What a load of crap. Have you looked at the political climate today? Do you think dismissing a few teachers is going to change that? Do you think Jonah Edelman will stop his little machinations if we fire a few more teachers? And that Chris Christie will all of a sudden make nice with the NJEA and stop bad-mouthing teachers in front of kids?

Do you think Rupert Murdoch will just shrug his shoulders and walk away from a $650 billion "sector" once we cut off the tail end of the bell curve?

Please. Dream your dreams about this all you want, Andrew, but those of us on the front lines know the truth: we are under an assault that serves as a distraction from what is really causing problems in this country. No amount of firing - no matter how poorly designed - is going to change that.

These are false gods and they will not be appeased with human sacrifices. Fire us all - they will come after our replacements.

It's what they do; they don't know anything else.

Wednesday, October 19, 2011

The Workrate of the Reformy

Tomorrow is the Worst. Party. Ever. Band rehearsal must be taking up a lot of time for Derrell Bradford.

Because B4K has had three posts up in the last 30 days at their website's blog - one of which is a reprint of a Rhee op-ed in the Philly Inquirer. And the B4K Facebook page has far fewer posts per week than the not-financed-by-a-hedge-fund-manager Stop the Freeze NJ page.

Seriously: I look at these "reformy" sites and I don't see a lot of work: not much research, not much advocacy, not much... anything. What are these people doing? What sort of workrate do their funders expect? Are they pleased with the return on their investment?

Nice work if you can get it...

Heckuva Job, Eva!

We need more charter schools because they're so darn good for kids:
More than a third of the staff members at a Harlem charter school run by the Success Charter Network have left the school within the last several months, challenging an organization that prides itself on the training and support it offers its teachers.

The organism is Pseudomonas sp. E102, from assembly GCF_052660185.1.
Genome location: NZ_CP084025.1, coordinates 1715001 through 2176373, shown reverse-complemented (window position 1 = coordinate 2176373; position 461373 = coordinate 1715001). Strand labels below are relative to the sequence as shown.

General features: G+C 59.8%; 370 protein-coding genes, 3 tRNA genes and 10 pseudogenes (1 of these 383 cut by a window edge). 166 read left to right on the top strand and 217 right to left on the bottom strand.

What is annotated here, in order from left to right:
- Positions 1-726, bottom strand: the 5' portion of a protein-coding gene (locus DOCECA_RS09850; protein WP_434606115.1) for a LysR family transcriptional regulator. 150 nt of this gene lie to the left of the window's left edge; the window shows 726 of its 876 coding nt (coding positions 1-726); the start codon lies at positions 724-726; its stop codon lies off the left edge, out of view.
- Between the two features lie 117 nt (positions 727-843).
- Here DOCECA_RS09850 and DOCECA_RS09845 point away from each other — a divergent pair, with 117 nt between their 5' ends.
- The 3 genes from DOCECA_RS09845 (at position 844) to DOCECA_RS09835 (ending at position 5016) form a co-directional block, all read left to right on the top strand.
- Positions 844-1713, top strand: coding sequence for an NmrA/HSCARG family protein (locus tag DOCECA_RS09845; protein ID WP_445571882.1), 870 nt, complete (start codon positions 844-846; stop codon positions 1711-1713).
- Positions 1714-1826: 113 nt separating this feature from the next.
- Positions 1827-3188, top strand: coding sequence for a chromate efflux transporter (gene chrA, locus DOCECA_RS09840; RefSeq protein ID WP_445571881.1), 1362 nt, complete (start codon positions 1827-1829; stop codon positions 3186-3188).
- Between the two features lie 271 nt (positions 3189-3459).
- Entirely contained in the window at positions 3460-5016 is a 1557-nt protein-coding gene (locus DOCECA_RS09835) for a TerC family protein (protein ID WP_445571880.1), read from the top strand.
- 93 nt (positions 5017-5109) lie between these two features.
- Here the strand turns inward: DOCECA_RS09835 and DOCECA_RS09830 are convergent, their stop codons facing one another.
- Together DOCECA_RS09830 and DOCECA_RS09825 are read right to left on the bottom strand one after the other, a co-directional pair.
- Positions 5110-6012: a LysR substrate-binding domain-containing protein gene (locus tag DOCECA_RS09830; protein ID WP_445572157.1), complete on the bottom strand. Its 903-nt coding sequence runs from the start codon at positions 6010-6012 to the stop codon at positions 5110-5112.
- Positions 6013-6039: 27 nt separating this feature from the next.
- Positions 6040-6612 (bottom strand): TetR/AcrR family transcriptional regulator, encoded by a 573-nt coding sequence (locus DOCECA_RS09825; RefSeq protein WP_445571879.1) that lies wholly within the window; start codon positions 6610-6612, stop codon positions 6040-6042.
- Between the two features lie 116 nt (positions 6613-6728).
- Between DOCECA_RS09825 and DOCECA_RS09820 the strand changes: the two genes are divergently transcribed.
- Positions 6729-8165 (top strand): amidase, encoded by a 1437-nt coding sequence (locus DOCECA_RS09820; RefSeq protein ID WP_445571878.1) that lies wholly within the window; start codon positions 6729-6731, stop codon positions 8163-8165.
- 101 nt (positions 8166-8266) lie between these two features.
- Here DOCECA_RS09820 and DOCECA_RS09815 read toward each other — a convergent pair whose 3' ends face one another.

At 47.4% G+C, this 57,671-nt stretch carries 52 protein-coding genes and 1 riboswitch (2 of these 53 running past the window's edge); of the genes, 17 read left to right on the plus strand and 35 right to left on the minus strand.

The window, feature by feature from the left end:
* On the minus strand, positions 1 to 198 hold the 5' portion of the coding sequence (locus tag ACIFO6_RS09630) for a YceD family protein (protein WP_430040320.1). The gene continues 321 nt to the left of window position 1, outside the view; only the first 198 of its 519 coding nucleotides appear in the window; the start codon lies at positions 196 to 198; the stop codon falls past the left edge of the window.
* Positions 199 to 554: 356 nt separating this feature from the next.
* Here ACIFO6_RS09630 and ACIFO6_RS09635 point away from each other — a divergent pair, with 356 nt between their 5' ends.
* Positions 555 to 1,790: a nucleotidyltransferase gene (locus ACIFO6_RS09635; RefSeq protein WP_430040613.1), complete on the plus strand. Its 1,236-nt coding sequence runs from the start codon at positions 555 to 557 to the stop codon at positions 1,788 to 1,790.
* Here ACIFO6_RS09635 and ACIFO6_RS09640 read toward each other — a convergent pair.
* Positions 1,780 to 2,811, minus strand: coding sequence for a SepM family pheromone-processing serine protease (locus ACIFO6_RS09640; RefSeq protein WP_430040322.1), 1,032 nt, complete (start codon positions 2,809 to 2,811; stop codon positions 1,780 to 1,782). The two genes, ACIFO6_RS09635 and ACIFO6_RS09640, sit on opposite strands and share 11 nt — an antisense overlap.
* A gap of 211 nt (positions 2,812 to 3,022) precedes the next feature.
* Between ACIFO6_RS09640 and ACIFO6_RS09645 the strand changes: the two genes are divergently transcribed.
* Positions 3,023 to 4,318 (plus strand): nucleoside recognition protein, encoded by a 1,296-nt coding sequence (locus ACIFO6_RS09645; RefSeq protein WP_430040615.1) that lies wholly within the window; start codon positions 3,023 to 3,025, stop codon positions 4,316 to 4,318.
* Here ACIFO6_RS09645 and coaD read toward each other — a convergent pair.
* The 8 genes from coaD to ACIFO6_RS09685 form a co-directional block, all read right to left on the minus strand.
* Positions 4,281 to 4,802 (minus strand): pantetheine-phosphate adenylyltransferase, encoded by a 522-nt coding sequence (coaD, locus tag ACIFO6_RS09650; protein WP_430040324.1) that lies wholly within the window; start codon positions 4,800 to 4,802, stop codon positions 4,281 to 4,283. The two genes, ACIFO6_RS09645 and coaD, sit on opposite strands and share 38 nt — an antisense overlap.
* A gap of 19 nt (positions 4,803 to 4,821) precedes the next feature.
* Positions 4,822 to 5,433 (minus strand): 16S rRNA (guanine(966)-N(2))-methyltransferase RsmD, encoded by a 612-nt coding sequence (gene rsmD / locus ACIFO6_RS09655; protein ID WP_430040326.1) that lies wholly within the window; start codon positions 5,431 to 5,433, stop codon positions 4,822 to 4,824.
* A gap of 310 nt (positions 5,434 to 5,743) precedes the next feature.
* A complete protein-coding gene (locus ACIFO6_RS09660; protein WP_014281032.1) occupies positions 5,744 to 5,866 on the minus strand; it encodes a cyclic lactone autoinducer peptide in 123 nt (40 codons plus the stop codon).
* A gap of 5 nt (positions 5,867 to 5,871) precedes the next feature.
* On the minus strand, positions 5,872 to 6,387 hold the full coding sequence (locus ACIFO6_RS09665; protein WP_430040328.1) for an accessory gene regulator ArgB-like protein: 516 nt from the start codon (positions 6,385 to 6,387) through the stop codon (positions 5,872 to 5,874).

The unusually high turnover at Harlem Success Academy 3 and the network-wide issue of teachers quitting mid-year led the founder and chief executive of the Success Charter Network, Eva S. Moskowitz, to express concern in an October newsletter.
“This is not a ‘gig’ ” she wrote, informing staff members that by breaking their commitment to the schools and families midyear, they were acting unethically.
At Harlem Success Academy 3, 22 of the school’s 59 administrators, teachers and classroom aides left between the end of the last school year and the beginning of this one, according to the school’s records. Some took jobs at other schools, some moved to new cities and some said they quit out of frustration with the school’s tightly regulated environment.
The loss of more than 30 percent of its teachers distinguishes the school within its network of six other schools, where turnover is less common. At Harlem Success Academies 1 and 2, the attrition rates were about 19 percent between June and this month. And at the network’s two Bronx schools, few faculty members left.
Yeah, look, this is just a small problem. 'Cause at the other schools, only 1 in 5 teachers left. Very stable...